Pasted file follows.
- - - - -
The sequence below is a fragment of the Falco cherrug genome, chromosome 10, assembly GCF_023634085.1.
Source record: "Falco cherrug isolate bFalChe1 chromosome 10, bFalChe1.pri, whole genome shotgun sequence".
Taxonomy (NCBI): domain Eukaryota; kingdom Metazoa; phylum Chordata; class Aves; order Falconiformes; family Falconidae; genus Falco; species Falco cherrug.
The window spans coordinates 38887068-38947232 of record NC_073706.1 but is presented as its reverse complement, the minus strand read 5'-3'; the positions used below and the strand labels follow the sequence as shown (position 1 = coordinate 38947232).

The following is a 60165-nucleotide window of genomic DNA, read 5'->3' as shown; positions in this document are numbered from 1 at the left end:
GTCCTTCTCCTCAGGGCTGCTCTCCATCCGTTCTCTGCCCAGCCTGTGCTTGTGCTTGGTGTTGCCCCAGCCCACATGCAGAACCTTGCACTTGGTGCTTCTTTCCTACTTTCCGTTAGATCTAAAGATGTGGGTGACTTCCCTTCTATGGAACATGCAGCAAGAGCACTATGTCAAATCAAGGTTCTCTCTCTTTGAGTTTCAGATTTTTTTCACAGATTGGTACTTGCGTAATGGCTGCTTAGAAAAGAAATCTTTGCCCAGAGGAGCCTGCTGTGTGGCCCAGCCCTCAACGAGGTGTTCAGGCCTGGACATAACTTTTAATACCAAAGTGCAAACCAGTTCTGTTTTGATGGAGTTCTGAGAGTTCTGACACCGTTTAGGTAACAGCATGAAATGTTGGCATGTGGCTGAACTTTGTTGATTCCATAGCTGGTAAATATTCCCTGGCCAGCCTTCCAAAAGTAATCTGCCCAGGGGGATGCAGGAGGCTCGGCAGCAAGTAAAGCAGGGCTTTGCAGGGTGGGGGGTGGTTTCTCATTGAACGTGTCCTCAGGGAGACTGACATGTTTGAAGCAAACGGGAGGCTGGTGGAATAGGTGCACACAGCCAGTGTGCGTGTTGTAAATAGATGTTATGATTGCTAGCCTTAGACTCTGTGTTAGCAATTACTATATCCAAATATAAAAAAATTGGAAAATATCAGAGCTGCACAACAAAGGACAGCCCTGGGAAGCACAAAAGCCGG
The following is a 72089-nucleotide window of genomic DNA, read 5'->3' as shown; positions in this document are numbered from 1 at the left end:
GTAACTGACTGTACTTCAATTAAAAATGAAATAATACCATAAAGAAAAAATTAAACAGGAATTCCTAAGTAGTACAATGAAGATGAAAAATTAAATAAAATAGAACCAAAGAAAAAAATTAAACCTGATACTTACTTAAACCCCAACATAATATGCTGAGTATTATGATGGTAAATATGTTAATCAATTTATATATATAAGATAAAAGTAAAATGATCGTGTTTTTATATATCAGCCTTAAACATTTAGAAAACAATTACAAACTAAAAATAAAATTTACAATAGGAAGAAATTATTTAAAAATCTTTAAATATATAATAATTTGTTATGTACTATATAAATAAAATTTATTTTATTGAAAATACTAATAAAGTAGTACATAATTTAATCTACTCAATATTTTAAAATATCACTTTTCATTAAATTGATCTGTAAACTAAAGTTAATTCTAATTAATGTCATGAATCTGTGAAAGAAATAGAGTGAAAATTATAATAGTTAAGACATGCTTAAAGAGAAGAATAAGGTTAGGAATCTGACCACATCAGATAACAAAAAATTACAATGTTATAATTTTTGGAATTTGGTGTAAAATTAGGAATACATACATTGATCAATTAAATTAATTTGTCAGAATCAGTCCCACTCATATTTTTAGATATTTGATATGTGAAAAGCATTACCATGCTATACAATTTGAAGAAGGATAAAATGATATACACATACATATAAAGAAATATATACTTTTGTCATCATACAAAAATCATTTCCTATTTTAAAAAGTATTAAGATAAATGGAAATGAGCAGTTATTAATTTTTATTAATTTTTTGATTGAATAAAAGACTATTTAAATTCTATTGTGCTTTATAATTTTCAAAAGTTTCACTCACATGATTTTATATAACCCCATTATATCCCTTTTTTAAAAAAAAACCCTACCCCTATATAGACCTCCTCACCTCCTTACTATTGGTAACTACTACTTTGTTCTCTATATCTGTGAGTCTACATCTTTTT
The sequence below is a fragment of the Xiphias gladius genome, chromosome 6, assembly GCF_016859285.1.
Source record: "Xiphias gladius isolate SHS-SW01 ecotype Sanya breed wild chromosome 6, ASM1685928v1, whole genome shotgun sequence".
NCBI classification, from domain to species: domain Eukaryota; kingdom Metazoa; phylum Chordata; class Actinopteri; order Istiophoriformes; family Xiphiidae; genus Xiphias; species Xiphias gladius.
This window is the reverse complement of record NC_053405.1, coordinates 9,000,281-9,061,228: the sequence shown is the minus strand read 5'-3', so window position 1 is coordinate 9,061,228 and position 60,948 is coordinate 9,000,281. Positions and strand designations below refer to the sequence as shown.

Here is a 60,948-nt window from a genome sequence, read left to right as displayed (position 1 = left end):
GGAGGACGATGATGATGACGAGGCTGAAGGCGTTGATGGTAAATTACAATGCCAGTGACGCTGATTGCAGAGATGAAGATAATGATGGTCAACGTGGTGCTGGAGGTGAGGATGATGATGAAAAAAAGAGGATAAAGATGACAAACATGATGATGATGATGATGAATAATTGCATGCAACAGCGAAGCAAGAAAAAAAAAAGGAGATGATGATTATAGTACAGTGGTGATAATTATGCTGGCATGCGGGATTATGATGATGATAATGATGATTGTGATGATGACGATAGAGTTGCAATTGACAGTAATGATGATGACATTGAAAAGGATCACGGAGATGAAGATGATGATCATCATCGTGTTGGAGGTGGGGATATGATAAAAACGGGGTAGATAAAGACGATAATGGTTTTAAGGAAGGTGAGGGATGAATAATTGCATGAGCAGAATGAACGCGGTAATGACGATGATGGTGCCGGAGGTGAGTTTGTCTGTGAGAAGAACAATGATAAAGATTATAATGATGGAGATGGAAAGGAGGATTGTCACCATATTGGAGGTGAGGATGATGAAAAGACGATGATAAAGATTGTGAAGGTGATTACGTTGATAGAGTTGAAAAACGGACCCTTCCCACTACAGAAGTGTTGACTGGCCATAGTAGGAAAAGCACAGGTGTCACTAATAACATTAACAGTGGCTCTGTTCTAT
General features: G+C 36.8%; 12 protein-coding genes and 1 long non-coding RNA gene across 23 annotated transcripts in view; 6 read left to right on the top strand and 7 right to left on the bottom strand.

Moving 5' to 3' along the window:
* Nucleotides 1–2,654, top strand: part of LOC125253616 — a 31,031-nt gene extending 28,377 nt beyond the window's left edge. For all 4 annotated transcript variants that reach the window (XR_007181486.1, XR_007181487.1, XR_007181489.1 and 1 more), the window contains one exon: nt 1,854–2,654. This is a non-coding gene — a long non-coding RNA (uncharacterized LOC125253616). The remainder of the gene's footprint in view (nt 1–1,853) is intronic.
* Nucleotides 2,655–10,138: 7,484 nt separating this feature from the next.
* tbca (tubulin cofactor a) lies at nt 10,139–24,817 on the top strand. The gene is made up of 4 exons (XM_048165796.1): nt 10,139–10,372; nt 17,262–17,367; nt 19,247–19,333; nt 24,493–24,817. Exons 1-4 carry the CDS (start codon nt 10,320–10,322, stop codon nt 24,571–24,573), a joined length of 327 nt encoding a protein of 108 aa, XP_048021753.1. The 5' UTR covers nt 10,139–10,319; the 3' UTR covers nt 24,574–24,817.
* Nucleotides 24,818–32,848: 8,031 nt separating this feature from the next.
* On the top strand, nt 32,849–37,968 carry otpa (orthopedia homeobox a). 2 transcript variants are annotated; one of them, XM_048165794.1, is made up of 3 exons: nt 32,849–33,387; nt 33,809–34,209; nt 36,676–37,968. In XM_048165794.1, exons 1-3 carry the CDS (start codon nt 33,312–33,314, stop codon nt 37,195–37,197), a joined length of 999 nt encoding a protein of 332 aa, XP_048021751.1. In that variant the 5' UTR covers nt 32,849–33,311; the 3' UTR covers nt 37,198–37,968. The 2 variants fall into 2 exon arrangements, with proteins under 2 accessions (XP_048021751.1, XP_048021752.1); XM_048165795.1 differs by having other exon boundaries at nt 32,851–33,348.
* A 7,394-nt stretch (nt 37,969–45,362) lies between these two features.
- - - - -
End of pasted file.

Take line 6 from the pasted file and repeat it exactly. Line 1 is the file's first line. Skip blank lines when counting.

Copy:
GTCCTTCTCCTCAGGGCTGCTCTCCATCCGTTCTCTGCCCAGCCTGTGCTTGTGCTTGGTGTTGCCCCAGCCCACATGCAGAACCTTGCACTTGGTGCTTCTTTCCTACTTTCCGTTAGATCTAAAGATGTGGGTGACTTCCCTTCTATGGAACATGCAGCAAGAGCACTATGTCAAATCAAGGTTCTCTCTCTTTGAGTTTCAGATTTTTTTCACAGATTGGTACTTGCGTAATGGCTGCTTAGAAAAGAAATCTTTGCCCAGAGGAGCCTGCTGTGTGGCCCAGCCCTCAACGAGGTGTTCAGGCCTGGACATAACTTTTAATACCAAAGTGCAAACCAGTTCTGTTTTGATGGAGTTCTGAGAGTTCTGACACCGTTTAGGTAACAGCATGAAATGTTGGCATGTGGCTGAACTTTGTTGATTCCATAGCTGGTAAATATTCCCTGGCCAGCCTTCCAAAAGTAATCTGCCCAGGGGGATGCAGGAGGCTCGGCAGCAAGTAAAGCAGGGCTTTGCAGGGTGGGGGGTGGTTTCTCATTGAACGTGTCCTCAGGGAGACTGACATGTTTGAAGCAAACGGGAGGCTGGTGGAATAGGTGCACACAGCCAGTGTGCGTGTTGTAAATAGATGTTATGATTGCTAGCCTTAGACTCTGTGTTAGCAATTACTATATCCAAATATAAAAAAATTGGAAAATATCAGAGCTGCACAACAAAGGACAGCCCTGGGAAGCACAAAAGCCGG